var video_id = data.feed.entry[0].id['$t'].match(/\w+$/)[0];
        dataType: 'jsonp'
    // When the user submits the search form, trigger the JSONP lookup
    $("#form").submit(function(event) {

We also need a server-side piece to persist the placement_id-to-video mapping to the db.

# Handle POST requests to the endpoint "/set_video"
post "/set_video" do
  if session["can_set_" + params['placement_id']]
    create_placement(params['placement_id'], params['video_id'])
    return '{"success": true}'
    return '{"success": false}'

Now the first person to launch the YouTube app after it's been placed will see the search interface that will let them specify which video to show, and anyone who launches the app after that will get redirected to the selected video.

Sinatra app source code available here.


dvs said…
Hi Brian, hope you still get notified of these comments - I'm trying to built an LTI provider and am having a lot of trouble understanding best standards for key generation and exchange. Am I correct in thinking the LTI provider should generate the key and secret for each individual resource?
Brian Whitmer said…
Hi dvs, the LTI provider (you) are responsible to create a key and secret. How unique these keys and secrets are is up to you, but it's best practice to generate a new key and secret for each admin/teacher. It doesn't have to be for each resource (and would be a bit annoying if the teacher needed a new key each time they added another resource), you just want to make sure if something goes wrong you have unique enough keys that you can close off a security breach without having to impact too many people. Make sense?
Karthick said…
Hi Brain - I have a clarification regarding LTI. Can I make my custom web application to act as LTI consumer. Meaning, I would like my custom application (not LMS) to accept request from tool provider and launch that LTI module inside my custom application.

SAMANA said…
I have a clarification regarding LTI. Can I make my custom web application to act as LTI consumer. Meaning, I would like my custom application (not LMS) to accept request from tool provider(for youtube specifically) and launch that LTI module inside my custom application. Also let me know who are providers of youtube.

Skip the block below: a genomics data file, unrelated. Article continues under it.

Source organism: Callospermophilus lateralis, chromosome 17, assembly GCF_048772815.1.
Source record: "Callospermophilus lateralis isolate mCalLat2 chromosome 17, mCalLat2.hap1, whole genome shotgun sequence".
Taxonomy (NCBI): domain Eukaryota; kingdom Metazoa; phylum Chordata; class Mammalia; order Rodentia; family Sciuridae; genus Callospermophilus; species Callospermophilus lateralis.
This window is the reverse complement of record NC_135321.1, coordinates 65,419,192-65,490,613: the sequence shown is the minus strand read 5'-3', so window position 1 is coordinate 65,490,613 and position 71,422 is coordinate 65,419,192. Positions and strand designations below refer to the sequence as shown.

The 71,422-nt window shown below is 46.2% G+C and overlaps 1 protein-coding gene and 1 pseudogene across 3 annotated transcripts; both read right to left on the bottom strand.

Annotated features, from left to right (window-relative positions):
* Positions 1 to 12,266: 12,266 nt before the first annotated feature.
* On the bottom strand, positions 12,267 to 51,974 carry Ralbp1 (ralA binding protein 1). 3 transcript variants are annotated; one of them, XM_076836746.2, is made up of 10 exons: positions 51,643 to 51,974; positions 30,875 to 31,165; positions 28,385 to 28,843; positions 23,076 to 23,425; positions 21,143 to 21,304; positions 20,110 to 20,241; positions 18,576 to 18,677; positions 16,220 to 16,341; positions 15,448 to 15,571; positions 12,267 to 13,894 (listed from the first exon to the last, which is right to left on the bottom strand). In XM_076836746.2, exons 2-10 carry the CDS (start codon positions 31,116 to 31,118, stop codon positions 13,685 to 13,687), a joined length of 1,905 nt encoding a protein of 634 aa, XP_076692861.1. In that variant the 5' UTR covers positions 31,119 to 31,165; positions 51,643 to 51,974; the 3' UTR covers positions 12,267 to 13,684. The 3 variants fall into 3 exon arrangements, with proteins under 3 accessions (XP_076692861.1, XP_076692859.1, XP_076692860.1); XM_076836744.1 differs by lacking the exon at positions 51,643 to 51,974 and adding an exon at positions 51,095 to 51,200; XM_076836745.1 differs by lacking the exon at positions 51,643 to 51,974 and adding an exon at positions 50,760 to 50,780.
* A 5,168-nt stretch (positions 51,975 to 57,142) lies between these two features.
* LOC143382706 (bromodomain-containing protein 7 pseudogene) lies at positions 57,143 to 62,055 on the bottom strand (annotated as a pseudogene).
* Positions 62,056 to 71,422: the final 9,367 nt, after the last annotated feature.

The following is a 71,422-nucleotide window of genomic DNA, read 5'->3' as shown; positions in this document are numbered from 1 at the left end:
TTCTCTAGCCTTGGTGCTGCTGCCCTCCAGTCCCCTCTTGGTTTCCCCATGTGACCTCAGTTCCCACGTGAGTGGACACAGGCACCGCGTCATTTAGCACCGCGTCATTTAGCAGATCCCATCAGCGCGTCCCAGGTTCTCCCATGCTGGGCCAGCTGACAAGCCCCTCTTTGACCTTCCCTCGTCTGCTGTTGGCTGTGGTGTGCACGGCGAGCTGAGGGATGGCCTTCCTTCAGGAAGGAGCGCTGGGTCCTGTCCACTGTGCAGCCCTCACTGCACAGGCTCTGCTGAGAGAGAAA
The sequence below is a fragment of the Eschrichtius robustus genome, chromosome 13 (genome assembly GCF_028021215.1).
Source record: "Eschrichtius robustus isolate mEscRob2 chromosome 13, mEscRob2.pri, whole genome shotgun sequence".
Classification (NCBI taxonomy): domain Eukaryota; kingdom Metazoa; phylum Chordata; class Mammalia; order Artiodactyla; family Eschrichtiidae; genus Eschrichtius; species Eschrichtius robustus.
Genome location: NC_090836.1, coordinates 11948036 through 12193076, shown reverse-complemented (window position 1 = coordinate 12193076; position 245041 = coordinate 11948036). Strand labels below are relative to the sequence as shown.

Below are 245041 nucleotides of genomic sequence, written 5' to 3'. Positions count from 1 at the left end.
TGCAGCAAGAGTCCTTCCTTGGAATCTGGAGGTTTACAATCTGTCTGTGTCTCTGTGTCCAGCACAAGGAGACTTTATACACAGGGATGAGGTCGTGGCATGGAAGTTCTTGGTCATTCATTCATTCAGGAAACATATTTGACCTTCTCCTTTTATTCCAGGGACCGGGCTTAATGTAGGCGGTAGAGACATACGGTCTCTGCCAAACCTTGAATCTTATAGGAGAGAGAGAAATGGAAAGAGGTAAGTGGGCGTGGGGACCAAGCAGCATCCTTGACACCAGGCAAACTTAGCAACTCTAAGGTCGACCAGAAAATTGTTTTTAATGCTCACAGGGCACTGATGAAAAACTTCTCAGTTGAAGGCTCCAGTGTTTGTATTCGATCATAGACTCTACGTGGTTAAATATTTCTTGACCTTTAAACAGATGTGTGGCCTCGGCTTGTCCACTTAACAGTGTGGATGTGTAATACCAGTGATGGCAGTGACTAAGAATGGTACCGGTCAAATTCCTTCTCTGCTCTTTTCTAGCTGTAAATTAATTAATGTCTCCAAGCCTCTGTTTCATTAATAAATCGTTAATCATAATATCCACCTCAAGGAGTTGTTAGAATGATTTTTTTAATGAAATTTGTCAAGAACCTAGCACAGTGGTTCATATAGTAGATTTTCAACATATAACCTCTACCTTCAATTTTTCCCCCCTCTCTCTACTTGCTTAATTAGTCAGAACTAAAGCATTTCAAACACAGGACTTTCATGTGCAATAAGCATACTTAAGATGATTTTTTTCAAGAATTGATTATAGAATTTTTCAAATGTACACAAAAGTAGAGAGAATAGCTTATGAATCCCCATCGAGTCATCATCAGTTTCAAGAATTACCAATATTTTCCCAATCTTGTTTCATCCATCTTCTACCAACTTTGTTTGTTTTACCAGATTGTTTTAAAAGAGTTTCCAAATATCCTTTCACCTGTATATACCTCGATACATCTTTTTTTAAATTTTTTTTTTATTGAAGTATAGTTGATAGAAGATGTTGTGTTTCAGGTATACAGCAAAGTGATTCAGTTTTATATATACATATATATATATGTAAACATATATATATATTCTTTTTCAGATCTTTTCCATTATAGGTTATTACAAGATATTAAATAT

Brian Whitmer said…
Hello! Any web application can be an LTI tool consumer. You can see the list of certified tool consumers here ( Not all of the apps listed are LMSs, and in some ways LTI can work well as just an integration point for generic content management solutions.
Brian Whitmer said…
Hi Samana, see the reply above. The YouTube LTI app was written by me as a side project, but the code is open source on github as part of a larger repository of LTI apps here (
Unknown said…
Brian, great post on LTI. I'm using Ayamel (external video app tool) to embed videos into Canvas. Ayamel will give me the analytics for each specific user if they are logged in before they watch the embedded videos. They can be logged in or authenticated with LTI, but they have to click on a link to load an iframe or load Ayamel in a separate tab in order to be authenticated. It doesn't really make sense to make them do that every time they log into Canvas. Is there a way to authenticate a student once at the beginning of the semester and then have them automatically authenticate after that? If it's possible then we can have videos embedded in Canvas using Ayamel, which will track user specific data on videos at the activity level. Any ideas?
There has been a change in the YouTube API, so there are some changes needed in youtube_search.html:

function findVideo(query) {
// YouTube API endpoint.

var url = "" + query + "&order=relevance&part=snippet";
Karthika Shree said…
It's interesting that many of the bloggers to helped clarify a few things for me as well as giving.Most of ideas can be nice content.The people to give them a good shake to get your point and across the command.
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Herry Johnson said… The New and easy way to Search App Store - iTunes App & Apk here. A best App Search Engine Just visit the site and search for any App or Apk – AppzSearch.
Unknown said…
I am having this problem quite frequently, sometimes when I have the exact name of the video and the author. Most of the time searching by url also not working for me. Searching for a post to get help.
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alex said…
I am having troubles running your repository The rackup command fails with uninitialized constant Sinatra::Main (NameError). Am i missing something?
Unknown said…
Hi Brian,
I'm new to Canvas. Recently I'm created small website it contains userid, user progress and all user data. I'm done frontend application now i want to access that canvas data. I'm added website in canvas through LTI app. just tell me how to access username and user details using LTI variable. please give sample example

Mrbk30 said…

Very Informative blog thank you for sharing. Keep sharing.